Elasticsearch terms aggregations performance of many unique values

I use terms aggregations to aggregate my data . But there is a problem.
For example , If i have 300 million data in my ES cluster. I use terms aggregation to aggregate the bytes of ip. If the ip field has 1000 unique ip, its perfomance is very good , but if I have many unique values in one filed, such as 1 million unique ip, the aggregations is very slow.
So, is there any solutions of it to optimize the performance

If your query is very selective (matches few IPs) then it's worth looking at setting the execution_hint to "map".

I need to aggregate top 10 srcip_port_dstip_port by flow.bytes in 300 million data.
Here is my term aggregations.

"aggs": {
    "data": {
      "terms": {
        "field": "src_dst_ip_port.keyword",
        "size": 10,
        "collect_mode": "breadth_first",
        "execution_hint": "map"
      "aggs": {
        "sum_bits": {
          "sum": {
            "field": "flow.bytes"

I think "map" is just suitable for small amount of data which is not work well in my search.

The query phrase may only to select time range, which may return 330 million data(1.1 T).
And I write data to my index constantly. I have used time-based indices. such as xxxx-2020.06.12
I have read a lot of articles about tuning the performance about high-cardinality terms aggregations. Someone recommanded to improve the refresh_interval and set eager-global-ordinals. I wonder if it work. Or some othrt solutions?

I expect the breadth-first mode is not helping here. To explain why, it's useful to understand why it was added as an alternative to the depth-first default.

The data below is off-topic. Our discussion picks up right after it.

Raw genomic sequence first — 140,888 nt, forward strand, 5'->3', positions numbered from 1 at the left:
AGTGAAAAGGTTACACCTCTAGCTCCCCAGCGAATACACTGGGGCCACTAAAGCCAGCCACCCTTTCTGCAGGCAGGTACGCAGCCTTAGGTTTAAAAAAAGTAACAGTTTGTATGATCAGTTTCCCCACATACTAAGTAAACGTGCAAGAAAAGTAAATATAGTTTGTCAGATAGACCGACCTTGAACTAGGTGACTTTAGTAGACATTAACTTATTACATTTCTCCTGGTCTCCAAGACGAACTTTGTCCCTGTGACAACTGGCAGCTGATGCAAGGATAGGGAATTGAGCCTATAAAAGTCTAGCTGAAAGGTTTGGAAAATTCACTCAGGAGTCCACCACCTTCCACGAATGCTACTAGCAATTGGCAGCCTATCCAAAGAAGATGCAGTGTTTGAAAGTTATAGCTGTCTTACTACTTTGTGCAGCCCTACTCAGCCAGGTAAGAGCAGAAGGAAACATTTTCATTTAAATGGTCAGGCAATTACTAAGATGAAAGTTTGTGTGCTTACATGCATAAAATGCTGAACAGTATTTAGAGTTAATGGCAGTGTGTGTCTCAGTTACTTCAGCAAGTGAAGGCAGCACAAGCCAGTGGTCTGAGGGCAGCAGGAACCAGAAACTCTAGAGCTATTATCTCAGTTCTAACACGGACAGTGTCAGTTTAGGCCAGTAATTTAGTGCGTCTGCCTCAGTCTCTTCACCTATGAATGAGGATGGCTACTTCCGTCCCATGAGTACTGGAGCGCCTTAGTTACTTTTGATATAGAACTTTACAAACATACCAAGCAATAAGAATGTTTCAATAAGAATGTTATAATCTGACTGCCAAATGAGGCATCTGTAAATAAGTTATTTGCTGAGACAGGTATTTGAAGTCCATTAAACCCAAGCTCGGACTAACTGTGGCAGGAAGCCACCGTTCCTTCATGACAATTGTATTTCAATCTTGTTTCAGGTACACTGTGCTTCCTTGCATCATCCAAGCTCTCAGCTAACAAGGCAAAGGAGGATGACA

Normally each document travels depth first, top to bottom, through the agg tree (like a ball dropping into a bean machine). Unlike a bean machine, new pins are added in the form of buckets as the terms are unpacked from the document. This mode works well for most cases (likely yours too). Where it broke down was when we looked at "movie" documents from IMDB and wanted to get a list of the top ten actors and who they acted with. In this case each document has an array of N actors, producing N buckets, and the next stage in the tree which finds the co-stars adds another N child buckets to each parent. So each document produces N squared buckets which is a massive explosion even from small datasets.

The breadth-first solution overcomes these massive combinatorial explosions by finding the top ten actors first (Tom Hanks etc) and trims away all the less-prolific actors. The next stage for only these ten surviving actors is to play back the set of documents associated with them to all the child aggregations to expand their list of co-stars. This is more efficient but can still be costly - the set of Lucene document ids for every actor is buffered in memory in case they survive the initial breadth-first round of pruning and need to be flushed into the tree. This buffering is probably not too bad for IMDB data (just how many movies can an actor star in?) but in the case of IP addresses they could generate many millions of documents per term. So in your case it's probably better to use depth-first and let all of those balls trickle down the full extent of the agg tree rather than accumulate in RAM at the top levels of the tree. You only have a single average agg associated with each term which is probably cheaper than keeping a stack of all document IDs per term.

Cause I have several layers terms aggregations. It is not suitable for me. I have test these two collect mode and breadth-first mode worked better.

I've seen this example before in the elasticsearch's official documentation. The data source is sflow data. It's true that each document's field will contain one value instead of a list of values. So I want to know that how "terms with order by flow.bytes(not count)" works in the two collect mode?

I have set "eager-global-ordinals" true in my template which means that the global ordinals will calculate after the elasticsearch refresh instad of the first search. It works. Next step I will try to increase the refresh interval. Thanks a lot.

If you order by a child aggregation then the breadth-first parameter is ignored for that child aggregation.
Glad to hear you got things working.

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